So then you’re faced with the dilemma of how you listen to it. Yeah you want to support non-patented software but it’s really hard to find a player that is still for sale and can be easily purchased that also plays OGG.
So I’m inspired by this post at the Daily WTF. The problem happens quite a lot in Java and I’m sure I’ve come across it myself at least once.
The central issue is, how do you safely (i.e. no NPE!) and cleanly compare two values where both could be null?
It’s only a small challenge, I grant you, but the code sample they have at WTF will return false if two Boolean’s have the same value, including nulls.
My wife and I recently purchased a new car. After much looking around on the market and test driving and the like we decided to purchase a vehicle through a company that I had previously worked for.
I agreed to purchasing the car on 0% finance and was promptly taken to a private room to go through their credit searching system. No one was as surprised as me to discover that the credit searching system I had worked on 10 years previously, at the finance arm of the company, was still functioning and was about to credit check me!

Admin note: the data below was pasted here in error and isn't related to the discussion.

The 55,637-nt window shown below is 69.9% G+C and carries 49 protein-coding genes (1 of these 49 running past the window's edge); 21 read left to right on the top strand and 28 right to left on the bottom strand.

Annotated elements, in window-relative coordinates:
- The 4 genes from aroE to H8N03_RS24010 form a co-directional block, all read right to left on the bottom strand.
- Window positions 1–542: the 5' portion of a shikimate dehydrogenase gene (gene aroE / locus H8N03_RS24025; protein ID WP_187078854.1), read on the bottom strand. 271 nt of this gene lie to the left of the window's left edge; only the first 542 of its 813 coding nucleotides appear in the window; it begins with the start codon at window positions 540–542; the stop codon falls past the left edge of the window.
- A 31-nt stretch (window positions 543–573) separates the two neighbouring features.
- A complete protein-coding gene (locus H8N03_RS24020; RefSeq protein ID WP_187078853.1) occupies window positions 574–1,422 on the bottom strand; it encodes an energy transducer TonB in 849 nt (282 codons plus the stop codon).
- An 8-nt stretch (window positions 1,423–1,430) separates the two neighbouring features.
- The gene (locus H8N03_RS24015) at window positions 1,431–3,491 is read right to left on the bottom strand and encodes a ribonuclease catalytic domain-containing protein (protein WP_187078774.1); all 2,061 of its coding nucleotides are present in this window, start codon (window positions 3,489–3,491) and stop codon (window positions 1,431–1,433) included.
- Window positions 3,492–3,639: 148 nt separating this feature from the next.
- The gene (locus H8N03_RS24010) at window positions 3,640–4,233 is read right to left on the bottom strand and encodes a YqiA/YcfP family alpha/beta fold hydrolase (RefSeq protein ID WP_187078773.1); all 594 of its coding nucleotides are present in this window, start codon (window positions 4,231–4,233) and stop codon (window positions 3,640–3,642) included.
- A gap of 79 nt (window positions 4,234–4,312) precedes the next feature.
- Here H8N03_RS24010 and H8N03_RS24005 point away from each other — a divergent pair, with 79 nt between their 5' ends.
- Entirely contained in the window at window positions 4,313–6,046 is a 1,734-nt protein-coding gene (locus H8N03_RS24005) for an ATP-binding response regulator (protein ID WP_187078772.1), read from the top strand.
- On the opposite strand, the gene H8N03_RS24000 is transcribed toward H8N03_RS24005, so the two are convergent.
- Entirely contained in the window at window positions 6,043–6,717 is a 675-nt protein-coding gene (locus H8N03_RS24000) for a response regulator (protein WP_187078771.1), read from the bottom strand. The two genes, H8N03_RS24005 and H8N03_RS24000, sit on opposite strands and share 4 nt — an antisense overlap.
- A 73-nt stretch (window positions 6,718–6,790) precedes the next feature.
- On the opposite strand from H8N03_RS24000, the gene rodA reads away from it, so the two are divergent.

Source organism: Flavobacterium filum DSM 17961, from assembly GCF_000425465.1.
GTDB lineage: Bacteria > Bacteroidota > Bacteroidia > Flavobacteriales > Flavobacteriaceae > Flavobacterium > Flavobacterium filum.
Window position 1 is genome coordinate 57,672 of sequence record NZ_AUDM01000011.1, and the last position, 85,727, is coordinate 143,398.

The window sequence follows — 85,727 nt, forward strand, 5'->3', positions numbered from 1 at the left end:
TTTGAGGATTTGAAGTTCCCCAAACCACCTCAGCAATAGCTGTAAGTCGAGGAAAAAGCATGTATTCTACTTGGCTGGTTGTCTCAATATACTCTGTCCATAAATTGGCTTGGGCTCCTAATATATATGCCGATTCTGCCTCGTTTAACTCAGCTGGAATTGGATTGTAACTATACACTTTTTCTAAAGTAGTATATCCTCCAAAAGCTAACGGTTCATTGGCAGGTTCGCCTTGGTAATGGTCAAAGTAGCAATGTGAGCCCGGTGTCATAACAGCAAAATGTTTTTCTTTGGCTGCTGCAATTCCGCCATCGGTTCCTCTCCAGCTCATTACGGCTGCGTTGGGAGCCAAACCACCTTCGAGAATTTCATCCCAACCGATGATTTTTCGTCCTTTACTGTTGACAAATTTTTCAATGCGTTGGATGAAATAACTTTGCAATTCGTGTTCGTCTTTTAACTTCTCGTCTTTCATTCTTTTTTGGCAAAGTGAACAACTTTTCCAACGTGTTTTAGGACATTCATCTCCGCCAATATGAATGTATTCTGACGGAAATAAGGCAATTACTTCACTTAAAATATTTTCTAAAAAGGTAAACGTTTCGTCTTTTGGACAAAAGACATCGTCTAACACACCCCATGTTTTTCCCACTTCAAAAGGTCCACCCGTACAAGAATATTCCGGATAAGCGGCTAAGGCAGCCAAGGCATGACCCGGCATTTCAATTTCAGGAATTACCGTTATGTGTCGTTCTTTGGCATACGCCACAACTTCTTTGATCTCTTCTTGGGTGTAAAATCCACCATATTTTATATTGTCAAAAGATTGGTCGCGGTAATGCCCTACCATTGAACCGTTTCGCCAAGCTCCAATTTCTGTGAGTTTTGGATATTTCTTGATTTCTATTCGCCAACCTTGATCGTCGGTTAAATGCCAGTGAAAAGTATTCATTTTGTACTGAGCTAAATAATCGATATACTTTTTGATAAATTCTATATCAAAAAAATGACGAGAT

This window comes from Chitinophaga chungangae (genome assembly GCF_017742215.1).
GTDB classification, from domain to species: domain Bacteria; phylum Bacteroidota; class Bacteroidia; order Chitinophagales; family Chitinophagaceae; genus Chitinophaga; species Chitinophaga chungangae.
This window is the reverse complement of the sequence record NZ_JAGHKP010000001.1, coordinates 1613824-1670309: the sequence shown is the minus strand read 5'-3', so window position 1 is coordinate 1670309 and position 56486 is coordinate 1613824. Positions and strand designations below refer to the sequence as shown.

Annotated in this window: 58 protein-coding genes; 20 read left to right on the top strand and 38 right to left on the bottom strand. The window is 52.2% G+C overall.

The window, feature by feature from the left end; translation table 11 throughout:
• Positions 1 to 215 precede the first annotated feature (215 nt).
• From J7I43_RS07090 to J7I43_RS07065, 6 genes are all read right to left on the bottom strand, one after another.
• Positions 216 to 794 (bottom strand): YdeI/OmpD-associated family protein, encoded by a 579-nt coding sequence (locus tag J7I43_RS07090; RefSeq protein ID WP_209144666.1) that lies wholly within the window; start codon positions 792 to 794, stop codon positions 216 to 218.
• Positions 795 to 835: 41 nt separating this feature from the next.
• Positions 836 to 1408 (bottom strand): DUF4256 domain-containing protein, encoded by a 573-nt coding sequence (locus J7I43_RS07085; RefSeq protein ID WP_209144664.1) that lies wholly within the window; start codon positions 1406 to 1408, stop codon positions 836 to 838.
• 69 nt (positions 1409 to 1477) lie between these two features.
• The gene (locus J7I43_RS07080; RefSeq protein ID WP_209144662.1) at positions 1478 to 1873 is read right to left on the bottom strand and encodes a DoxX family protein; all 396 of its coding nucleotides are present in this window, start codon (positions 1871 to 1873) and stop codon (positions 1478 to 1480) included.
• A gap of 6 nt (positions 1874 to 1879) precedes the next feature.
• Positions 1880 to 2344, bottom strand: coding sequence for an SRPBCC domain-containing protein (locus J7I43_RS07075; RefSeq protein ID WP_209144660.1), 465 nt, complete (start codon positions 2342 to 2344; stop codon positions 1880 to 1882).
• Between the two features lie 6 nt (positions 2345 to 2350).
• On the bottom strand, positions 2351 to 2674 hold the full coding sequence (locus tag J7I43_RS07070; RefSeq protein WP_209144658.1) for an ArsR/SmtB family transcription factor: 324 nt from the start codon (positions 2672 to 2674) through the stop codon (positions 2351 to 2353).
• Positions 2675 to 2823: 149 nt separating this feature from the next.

There was a brief moment when I had to cast my mind back to make sure that I hadn’t left any ‘testing’ back doors in the application that I might trigger if I was to apply but then I remembered that I had not because I had a feeling that one day it might come back to haunt me. Relieved about this I settled down to the long drawn out question and answer process that is credit scoring in the UK. But then something strange happened (room spins)
I came across this blog entry while trying to make up for the fact that SQL server 8 does not have the PIVOT statement that I needed. It’s taken from a book (that I don’t have) by Rozenshtein on advanced database queries.
The blog explanation is lengthy and a little confusing but the idea is deceptively simple. It hinges around being able make a column expression that can ‘select’ data.
For the first time in my career I came across the need to make use of a PRODUCT() SQL aggregate function today. To my dismay SQL Server 8 doesnâ€™t have such a function and so I figured out it can be simulated by use of logarithims and the SUM() function (since (log10(a) + log10(b))^10 = a * b) Therefore my query could read:
SELECT POWER(10, SUM(LOG10(value))) FROM table
But this query doesnâ€™t work if there are negative numbers in the PRODUCT() list because LOG10(x) where x<0 is undefined. Guess what, there’s a bunch of negative numbers in my list. Arghh …